Another participant, who identified herself as White, Republican, pregnant and the mother of a toddler and second grader, said she was opposed to COVID-19 vaccines for children but supported masks. As the primary parent responsible for health decision-making, she believed she could combat the serious consequences of COVID-19 by strengthening her children’s immune systems.

“I still consider nature has the best abilities to take care of us, whether people want to admit it or not,” another mother said. “There is a method to Mother Nature’s madness and that is sorting out the weakest in every species in every herd that’s on Earth. And a lot of it just goes to show it’s survival of the fittest.” 

Calarco said a cultural shift needs to happen.

“It’s important to not simply ridicule mothers for having concerns,” Calarco said. “I think that feeds into the kind of ‘mother blame’ that has led mothers to be the ones more concerned with vaccines in the first place. … We need to think about children’s health as a collective responsibility.” 

The way physicians engage with mothers can exacerbate the way they are judged or blamed for what might be out of their control, Calarco said, pointing to racist and classist inequalities in the medical system. For example, in the mid-1900s, milk formula companies targeted and persuaded Black women that formula was healthier than breast milk. Decades later, Black women are still less likely to breastfeed than their White or Latinx counterparts. Breastfeeding has several health benefits for children, including less risk of developing asthma, obesity and sudden infant death syndrome, according to the surgeon general

Dr. Emily Penner, assistant professor in the school of education at University of California-Irvine, said public health officials can use Calarco’s study to inform what groups need to be reached when it comes to positive and accurate recommendations.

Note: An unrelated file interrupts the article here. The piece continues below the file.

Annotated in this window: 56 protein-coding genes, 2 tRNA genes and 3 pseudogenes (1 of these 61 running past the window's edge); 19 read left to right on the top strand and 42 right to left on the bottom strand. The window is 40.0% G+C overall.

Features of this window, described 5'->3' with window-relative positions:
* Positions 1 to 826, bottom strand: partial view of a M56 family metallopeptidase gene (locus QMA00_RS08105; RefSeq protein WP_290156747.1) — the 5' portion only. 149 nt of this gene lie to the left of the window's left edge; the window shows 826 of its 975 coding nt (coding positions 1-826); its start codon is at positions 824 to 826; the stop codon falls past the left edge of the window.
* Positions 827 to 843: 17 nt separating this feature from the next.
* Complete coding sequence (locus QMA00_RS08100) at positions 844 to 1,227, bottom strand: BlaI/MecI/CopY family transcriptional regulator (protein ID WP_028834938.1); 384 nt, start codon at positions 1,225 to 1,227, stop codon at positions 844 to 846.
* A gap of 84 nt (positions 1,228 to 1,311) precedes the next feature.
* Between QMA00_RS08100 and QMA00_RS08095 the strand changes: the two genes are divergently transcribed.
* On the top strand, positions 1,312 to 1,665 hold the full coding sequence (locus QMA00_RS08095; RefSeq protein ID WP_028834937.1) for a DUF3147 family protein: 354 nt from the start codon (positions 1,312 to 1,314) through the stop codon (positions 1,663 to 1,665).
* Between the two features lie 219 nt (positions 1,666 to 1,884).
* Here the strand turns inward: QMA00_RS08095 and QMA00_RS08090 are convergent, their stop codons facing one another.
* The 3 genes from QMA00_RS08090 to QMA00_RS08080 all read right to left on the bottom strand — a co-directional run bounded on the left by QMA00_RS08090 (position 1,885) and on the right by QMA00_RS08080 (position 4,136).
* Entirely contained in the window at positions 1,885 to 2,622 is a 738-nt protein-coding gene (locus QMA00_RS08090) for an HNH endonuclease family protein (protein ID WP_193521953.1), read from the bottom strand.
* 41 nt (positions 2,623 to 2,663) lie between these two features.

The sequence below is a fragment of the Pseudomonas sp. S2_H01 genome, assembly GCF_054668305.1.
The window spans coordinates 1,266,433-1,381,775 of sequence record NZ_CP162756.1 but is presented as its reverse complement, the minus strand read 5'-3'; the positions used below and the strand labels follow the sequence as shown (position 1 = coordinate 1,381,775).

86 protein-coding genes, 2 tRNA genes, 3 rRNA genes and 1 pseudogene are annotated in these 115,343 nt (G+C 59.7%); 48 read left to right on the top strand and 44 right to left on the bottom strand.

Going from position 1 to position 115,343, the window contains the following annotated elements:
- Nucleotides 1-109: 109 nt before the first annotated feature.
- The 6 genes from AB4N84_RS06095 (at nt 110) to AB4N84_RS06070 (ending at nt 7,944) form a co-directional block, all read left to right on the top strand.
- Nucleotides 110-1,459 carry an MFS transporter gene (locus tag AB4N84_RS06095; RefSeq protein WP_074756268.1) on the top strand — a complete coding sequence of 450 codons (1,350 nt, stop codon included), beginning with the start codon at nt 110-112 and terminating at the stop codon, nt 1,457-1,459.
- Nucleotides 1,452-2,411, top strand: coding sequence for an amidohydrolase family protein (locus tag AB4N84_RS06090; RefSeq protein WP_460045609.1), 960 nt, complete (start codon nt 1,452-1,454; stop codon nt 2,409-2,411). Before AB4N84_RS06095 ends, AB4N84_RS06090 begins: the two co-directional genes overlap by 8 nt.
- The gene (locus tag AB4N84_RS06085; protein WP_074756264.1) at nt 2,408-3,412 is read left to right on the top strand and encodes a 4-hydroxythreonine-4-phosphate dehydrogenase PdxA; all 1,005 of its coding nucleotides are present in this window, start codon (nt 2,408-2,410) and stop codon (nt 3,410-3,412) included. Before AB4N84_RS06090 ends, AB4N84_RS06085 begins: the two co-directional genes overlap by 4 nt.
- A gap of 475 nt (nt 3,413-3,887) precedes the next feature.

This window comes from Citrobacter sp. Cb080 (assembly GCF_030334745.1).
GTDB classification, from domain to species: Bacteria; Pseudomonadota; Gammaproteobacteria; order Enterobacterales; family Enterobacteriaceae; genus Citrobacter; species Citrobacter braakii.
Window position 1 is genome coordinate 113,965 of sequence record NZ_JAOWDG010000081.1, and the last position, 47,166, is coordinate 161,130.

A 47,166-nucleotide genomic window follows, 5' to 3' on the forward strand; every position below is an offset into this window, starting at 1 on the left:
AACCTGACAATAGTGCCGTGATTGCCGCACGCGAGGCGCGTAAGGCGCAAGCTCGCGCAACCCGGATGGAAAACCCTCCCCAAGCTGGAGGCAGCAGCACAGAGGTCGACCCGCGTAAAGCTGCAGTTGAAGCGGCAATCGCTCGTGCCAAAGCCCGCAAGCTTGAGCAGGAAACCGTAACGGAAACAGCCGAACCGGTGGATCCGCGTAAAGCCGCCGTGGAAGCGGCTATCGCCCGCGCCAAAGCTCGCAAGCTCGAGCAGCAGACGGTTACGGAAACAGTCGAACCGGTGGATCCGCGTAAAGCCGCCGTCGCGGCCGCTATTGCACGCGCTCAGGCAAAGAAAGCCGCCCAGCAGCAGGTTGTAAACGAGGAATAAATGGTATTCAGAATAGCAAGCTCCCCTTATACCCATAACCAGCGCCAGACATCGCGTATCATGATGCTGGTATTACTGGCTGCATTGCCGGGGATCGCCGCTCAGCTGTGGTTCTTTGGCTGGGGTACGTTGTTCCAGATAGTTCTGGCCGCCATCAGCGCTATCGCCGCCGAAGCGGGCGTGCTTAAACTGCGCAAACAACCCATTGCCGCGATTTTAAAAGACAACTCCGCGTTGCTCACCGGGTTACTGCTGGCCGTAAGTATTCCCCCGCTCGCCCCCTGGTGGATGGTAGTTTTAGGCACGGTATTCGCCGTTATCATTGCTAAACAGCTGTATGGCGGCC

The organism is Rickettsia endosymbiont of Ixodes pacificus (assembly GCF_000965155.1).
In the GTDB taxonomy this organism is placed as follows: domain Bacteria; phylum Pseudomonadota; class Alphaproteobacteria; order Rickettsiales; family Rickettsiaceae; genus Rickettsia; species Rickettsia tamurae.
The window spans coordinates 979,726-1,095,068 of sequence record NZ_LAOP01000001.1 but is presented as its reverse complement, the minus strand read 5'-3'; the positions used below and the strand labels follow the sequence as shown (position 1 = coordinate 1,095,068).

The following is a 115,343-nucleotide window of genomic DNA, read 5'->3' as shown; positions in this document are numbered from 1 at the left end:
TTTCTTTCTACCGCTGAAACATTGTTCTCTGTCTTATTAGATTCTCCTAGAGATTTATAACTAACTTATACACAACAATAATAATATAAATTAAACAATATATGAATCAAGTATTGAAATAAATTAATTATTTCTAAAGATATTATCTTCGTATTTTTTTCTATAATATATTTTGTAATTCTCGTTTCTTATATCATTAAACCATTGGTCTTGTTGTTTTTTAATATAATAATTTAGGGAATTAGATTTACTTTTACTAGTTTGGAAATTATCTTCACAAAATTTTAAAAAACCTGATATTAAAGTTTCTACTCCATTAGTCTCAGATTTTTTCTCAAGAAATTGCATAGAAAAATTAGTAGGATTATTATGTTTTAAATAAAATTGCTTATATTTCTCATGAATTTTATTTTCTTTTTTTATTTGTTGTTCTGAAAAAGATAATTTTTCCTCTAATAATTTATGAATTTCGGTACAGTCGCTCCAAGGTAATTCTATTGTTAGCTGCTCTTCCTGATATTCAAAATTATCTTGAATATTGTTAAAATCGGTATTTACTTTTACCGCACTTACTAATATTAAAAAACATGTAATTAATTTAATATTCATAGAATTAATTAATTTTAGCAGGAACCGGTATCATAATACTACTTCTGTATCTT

“There is a layer of guilt and pressure on parents and moms in particular,” Penner said. “There’s pressure to maintain an image, getting everything right and have well-behaved, healthy and cooperative kids. … That goes for parents who are both on board with public health recommendations and those who aren’t. We need lots of different positive messaging to get people on board.” 

We need lots of different positive messaging to get people on board.

Dr. Emily Penner, assistant professor in the school of education at University of California-Irvine

Jennifer Reich, a professor of sociology at University of Colorado-Denver and author of “Calling the Shots: Why Parents Reject Vaccines,” said it’s important to remember that mothers don’t view all vaccines as the same. She found that mothers usually engage in sophisticated ways of weighing perceived risks of infection against risks of vaccination. 

A 2017 Pew Research survey found that parents of young children, in particular, were more concerned about the risks of vaccines than the general public. 

Calarco’s study is one of the first to directly examine gendered patterns of opposition to public health initiatives. Reich said the research deals with mothers and fathers’ intentions for a hypothetical vaccine, and it’s unclear whether the study’s results will be predictive of what actually happens once there is a vaccine available for children. As more information becomes available, she said, parents will keep reassessing their decision. 

“There’s always the risk of labeling vaccine hesitancy as disinformation,” Reich said. “It feels counterintuitive that someone would reject something that seems to be lifesaving. But some of the things parents are pointing to are not misinformation but their perception of the risks and benefits.” 

Reich said there’s at least one change that the pandemic brought that she hopes stays: two-directional communication. Pediatricians, school officials and public health authorities can’t tell people what to do and expect to be obeyed without questions. 

“When people have the opportunity to raise questions and ask about the safety and longevity of side effects, they often change their minds,” Reich said.